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28 days and counting: the women of Shaheen Bagh

  • Since 28 days around 200 women from Shaheen Bagh, a residential locality near Jamia Millia University, have been sitting on a street in Delhi’s bitter cold. This sea of women, young and old,  are protesting against the Citizenship Amendment Act (CAA) and the National Register of Citizens (NRC).


    “I won’t show you my papers. I don’t care how long it takes. I will be here till the government withdraws the CAA and the NRC. I was born here and I will die here, it doesn’t matter,” says 82-year-old Bilkis.



    Pictures by: Shrey Gupta

  • Her two friends, 90-year-old Asma Khatoon and 75-year-old Sarvari nod in support. The three have become famous as the Dadis of Shaheen Bagh.


    The protest initially began on 15 December when the police barged into Jamia Millia University and beat up students. Hundreds of women from neighbouring  Jamia Nagar descended on an arterial road that connects East Delhi to Noida in an incredible show of solidarity with the students.  




  • The dharna by this sea of women hasn’t flagged for a single day. The atmosphere is of camaraderie and hope. Children, with anti-CAA or anti-NRC painted across their faces, run in and out of the shamiana, rigged up across the road.


    Tarina Ahmed, a young woman clad in a burqa, steps on to a makeshift stage. She says,  “Why do they use tear gas on us? Why do they beat us? Who fights the weak? They have shown us that we are not weak. See how our sisters and their little children sit in the bitter cold at this venue. They have forced us to come out of our homes.”  The women cheer in approval.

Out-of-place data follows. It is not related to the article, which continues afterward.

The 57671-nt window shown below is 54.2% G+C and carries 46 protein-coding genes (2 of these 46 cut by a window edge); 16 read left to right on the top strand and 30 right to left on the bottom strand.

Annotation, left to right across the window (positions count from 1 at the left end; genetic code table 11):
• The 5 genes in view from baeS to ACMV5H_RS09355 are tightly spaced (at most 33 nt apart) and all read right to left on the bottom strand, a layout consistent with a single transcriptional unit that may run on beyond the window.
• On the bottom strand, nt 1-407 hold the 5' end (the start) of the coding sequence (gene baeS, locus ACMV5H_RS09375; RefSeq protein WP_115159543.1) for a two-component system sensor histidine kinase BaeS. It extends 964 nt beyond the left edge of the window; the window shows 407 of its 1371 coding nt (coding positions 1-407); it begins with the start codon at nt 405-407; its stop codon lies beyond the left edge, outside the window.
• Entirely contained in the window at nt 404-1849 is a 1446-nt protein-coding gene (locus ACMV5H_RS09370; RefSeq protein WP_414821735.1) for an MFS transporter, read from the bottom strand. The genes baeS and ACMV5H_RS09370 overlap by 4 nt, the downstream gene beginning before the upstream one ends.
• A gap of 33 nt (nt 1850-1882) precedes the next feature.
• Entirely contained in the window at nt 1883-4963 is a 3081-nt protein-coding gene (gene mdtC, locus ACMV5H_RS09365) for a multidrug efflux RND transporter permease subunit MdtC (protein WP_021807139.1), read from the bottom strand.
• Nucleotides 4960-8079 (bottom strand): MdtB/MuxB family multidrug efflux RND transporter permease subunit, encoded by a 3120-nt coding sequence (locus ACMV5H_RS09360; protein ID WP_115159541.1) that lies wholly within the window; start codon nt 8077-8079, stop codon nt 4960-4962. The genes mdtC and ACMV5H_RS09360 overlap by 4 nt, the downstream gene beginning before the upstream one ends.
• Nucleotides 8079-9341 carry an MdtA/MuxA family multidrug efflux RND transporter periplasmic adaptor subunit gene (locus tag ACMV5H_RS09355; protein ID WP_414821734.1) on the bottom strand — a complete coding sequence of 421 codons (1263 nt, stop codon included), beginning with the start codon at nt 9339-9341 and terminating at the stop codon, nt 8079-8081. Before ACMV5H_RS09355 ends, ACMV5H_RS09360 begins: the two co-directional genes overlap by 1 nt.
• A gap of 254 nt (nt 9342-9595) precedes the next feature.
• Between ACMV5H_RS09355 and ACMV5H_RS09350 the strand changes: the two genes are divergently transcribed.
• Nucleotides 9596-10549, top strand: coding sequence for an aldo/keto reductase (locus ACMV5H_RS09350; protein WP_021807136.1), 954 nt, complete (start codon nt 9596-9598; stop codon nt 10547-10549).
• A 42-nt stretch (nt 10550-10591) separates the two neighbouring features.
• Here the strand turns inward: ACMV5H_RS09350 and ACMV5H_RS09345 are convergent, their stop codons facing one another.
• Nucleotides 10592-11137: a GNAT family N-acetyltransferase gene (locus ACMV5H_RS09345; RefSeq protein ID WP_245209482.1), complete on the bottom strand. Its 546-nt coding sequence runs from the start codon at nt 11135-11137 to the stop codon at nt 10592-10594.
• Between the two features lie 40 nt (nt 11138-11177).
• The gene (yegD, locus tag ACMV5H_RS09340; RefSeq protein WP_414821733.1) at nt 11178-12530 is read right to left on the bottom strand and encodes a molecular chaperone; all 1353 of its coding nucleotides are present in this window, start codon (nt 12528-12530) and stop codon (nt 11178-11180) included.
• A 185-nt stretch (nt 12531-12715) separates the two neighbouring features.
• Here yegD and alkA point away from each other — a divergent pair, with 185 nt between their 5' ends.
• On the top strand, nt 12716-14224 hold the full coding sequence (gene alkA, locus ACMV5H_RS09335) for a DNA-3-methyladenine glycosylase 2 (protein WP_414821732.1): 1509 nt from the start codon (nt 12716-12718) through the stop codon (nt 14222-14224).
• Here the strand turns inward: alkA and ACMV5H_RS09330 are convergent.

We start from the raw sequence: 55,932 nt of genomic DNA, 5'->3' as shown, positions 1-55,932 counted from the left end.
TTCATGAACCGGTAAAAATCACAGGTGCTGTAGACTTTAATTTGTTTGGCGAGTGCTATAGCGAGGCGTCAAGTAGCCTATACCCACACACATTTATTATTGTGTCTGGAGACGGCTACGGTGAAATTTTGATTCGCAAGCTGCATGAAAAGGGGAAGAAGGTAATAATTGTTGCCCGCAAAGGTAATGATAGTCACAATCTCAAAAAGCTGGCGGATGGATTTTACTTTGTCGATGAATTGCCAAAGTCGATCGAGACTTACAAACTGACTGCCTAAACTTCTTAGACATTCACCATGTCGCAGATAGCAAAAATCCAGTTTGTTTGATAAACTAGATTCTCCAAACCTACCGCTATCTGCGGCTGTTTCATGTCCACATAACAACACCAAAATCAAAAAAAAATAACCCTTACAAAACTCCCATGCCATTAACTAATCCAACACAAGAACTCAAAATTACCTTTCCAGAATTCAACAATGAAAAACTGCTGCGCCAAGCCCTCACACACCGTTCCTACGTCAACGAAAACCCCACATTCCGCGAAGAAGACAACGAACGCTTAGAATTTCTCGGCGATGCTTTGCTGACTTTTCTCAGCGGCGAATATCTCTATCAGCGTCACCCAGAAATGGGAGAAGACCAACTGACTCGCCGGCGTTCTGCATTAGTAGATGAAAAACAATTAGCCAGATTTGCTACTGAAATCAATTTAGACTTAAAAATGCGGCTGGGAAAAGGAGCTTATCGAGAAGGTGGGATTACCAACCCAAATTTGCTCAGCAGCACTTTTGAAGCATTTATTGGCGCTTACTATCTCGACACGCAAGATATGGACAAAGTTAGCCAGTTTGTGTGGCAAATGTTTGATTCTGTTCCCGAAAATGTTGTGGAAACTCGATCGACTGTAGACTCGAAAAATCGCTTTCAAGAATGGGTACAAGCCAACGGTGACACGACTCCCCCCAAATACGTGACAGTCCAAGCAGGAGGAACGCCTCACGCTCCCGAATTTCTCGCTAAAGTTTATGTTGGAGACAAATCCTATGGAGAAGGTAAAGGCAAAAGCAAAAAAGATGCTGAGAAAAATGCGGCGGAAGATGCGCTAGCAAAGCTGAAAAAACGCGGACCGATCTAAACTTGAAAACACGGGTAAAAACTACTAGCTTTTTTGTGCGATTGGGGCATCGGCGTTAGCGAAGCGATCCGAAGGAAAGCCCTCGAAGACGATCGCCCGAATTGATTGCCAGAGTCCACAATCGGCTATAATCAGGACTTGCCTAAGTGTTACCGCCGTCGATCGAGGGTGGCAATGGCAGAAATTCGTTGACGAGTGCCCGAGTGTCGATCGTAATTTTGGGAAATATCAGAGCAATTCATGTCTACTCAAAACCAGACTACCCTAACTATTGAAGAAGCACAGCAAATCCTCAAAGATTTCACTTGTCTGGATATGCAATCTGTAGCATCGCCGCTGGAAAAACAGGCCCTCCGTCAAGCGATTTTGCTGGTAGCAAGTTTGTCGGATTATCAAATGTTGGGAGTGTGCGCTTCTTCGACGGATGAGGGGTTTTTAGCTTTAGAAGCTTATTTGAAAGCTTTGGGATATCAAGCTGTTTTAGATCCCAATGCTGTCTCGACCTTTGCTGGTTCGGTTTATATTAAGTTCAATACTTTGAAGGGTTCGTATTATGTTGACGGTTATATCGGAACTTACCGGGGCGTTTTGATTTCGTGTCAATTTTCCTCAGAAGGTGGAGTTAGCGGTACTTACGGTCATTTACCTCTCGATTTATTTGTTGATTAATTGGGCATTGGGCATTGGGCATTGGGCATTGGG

• “People have taken notice of Shaheen Bagh. Many netas are attempting to push their own agenda or spread rumours or try and hijack this protest. It won’t work. We don’t have any leaders here. The women are our leaders. They are the ones on stage,” says Tarina.




  • The CAA provides preferential citizenship to Hindus, Sikhs, Buddhists, Parsis and Christians who are facing religious persecution in the three countries of Pakistan, Bangladesh and Afghanistan. It makes religion, for the first time, a criteria for citizenship. The NRC, on the other hand, has run into controversy because it asks citizens questions about parentage. It can declare any person a ‘doubtful’ citizen if papers to substantiate their answers aren’t provided.




  • “This government is trying to remove poor people from this country, irrespective of religion if they don’t have papers. Why? We are as much citizens of India as the people in government. Our fathers and forefathers have shed their blood for this country,” says 50-year-old Mehrunissa, who works in a canteen at Jama Masjid in the Walled City and has taken leave to be at Shaheen Bagh.


    The common sentiment amongst the women of Shaheen Bagh is this: We are ready to face beatings and bullets but we won’t move till the government removes these discriminatory laws.